Welcome to the Irit Sorokin Design blog! In this space you can look forward to learning about my jewelry making process, my inspirations and some of the materials I use in my handmade jewelry, created in Vancouver, Canada.
I often use natural gems and metals in my work and love sharing about the meaning of those gems and the individual journey that goes into each handmade piece of jewelry.
The name “citrine” comes from the Latin word “citrina” which means yellow but also shares a common root with the word “citrus”. This gemstone ranges from its signature lemon yellow to more orange or brown amber tones.
The citrine gemstone is actually a variety of quartz and is sometimes referred to as “yellow quartz.” This sunny stone is traditionally given as a gift to commemorate the thirteenth wedding anniversary, and it is the second birthstone of the month of November.
Physical Properties The range of yellow hues present in citrine gemstones is due to the natural presence of colloidal ferric hydroxide. Although frequently confused with yellow topaz because of their similar color, citrine is not as hard as topaz on the Mohn scale.
Citrine is usually known for its clarity, however, some heat treated citrines can display fine threads or veining which create a slight opaque or smokey quality.
Meaning of Citrine The at once warm and bright citrine has a number of likewise positive and bright meanings. It is believed that citrine gemstones can diffuse negative energy, even absorbing feelings of anger or aggression.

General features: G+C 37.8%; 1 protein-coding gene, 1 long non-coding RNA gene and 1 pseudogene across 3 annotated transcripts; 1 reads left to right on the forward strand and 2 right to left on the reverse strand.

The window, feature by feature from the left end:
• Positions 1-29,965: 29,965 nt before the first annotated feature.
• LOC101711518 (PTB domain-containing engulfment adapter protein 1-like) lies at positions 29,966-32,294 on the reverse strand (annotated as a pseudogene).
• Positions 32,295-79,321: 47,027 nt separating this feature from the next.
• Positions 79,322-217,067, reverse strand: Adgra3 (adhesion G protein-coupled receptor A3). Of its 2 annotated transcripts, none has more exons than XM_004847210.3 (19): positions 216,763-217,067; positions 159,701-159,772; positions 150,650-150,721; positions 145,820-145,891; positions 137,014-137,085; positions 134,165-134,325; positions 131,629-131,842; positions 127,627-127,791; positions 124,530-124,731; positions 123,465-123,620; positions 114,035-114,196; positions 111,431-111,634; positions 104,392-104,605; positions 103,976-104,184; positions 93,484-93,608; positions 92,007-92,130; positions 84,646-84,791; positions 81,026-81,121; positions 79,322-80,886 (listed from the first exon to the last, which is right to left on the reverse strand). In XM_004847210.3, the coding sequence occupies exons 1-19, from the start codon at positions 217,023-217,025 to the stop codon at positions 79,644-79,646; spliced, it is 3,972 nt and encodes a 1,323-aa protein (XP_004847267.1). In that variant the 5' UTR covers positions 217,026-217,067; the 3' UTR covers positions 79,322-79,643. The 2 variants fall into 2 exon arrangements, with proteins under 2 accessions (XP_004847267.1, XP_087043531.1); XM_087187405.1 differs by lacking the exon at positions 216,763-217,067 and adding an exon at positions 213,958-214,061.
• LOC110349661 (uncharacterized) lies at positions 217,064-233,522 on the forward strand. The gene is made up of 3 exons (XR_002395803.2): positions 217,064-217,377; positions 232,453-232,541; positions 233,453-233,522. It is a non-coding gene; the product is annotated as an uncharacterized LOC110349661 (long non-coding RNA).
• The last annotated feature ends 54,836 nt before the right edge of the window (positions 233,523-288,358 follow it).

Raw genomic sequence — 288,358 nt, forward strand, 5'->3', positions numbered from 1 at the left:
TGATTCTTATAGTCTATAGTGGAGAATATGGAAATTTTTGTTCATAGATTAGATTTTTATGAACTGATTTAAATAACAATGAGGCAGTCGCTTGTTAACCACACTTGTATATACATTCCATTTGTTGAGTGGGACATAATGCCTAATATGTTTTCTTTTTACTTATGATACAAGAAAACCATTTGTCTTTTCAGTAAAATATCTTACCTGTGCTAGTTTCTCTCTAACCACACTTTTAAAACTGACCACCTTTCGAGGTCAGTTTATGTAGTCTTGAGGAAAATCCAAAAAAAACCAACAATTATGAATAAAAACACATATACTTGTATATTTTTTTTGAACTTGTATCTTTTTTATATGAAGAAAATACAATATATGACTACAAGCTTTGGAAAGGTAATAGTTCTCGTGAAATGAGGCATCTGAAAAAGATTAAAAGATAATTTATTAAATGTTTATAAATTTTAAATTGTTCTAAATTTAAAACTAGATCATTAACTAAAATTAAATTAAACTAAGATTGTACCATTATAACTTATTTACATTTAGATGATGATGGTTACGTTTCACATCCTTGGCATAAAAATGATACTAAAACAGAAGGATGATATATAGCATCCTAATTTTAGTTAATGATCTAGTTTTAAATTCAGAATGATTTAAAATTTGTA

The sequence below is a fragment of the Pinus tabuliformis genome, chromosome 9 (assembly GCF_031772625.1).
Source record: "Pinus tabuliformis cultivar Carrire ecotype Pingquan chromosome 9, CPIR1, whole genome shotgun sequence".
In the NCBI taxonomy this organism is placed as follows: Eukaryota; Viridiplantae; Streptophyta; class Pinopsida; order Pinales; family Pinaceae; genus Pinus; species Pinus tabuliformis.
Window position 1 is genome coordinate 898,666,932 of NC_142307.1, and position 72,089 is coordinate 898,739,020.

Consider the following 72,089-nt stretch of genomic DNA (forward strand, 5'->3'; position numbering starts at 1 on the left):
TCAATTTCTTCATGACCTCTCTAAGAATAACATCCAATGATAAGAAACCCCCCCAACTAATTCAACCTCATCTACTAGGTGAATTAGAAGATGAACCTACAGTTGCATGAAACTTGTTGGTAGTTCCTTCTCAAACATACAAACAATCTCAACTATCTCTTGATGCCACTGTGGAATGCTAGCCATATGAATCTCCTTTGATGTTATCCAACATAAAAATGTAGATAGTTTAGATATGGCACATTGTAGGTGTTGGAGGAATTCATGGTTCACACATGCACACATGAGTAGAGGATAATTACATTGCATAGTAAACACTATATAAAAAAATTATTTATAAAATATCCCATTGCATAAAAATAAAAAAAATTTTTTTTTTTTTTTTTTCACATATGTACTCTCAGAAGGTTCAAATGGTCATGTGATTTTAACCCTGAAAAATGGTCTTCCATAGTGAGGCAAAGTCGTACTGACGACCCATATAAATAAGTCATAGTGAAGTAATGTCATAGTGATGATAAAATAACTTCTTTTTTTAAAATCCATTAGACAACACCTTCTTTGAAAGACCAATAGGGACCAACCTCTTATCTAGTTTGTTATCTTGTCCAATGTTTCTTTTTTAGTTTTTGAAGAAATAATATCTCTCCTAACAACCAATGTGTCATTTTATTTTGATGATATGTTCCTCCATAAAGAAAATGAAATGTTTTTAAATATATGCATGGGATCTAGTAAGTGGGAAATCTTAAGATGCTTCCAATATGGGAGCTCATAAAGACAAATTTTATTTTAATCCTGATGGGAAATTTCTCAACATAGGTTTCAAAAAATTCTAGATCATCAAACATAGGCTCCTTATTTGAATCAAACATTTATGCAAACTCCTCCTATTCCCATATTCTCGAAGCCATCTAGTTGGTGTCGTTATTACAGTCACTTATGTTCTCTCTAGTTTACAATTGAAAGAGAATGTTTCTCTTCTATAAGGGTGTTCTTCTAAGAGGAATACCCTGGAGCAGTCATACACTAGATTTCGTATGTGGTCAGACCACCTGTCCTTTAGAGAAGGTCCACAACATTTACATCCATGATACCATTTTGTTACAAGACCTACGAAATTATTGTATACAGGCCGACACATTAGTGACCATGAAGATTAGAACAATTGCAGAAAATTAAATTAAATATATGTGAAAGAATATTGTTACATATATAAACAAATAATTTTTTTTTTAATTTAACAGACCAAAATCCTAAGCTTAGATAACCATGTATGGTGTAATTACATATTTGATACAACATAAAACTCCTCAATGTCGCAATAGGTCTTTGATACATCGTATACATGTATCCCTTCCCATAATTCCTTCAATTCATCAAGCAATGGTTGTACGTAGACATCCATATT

Citrine is said to bring a sense of calm to the wearer, dissipating anxieties and soothing the temper. Citrine is also a stone of manifestation and it is believed that it will bring good fortune, especially in terms of finances. In some cultures, citrine is even referred to as “the money stone” because of its believed power to bring prosperity.
Citrine In History
Queen Victoria was notoriously enamored with citrine, and used it to decorate Balmoral Castle, her summer residence in Scotland. Scotland was then, and is still now, well known for its citrine. In fact, citrine was utilized by the Scots as early as the 1700’s when they adorned the handles of their daggers and swords with citrine.
The Ancient Greeks also used citrine for decorative purposes, carving amulets or figurines out of the glowing, golden yellow stones. As a member of the quartz family, citrine can be included as one of the most commonly used gemstones in jewelry since the beginning of Western civilization.
Style Tips for Citrine
Today jewelry designers use citrine gemstones in their designs to showcase their vibrant yellow color. Depending on the tone of yellow, a citrine gemstone can feature as a blazing sun or as a glowing autumnal fire in any setting.
Some modern citrine is actually heat treated amethyst and the combination of the lavender purple of amethyst and the warm yellow of its sister stone, citrine, work beautifully in bracelet settings and rings settings with clustered stones.
Care and Cleaning tips for Citrine
Citrine is quite a hard gemstone on the Mohn scale, rating a 7, so it is well suited for everyday wear. Care should be taken in storing your citrine jewelry as it could potentially scratch or otherwise harm softer jewelry pieces that may be more vulnerable to damage.
Citrine jewelry can be cleaned at home using a mild soap and a soft cloth or sponge. It is also usually safe to use ultrasonic cleaning with citrine, although steam cleaning is not recommended as it could cause cracking.
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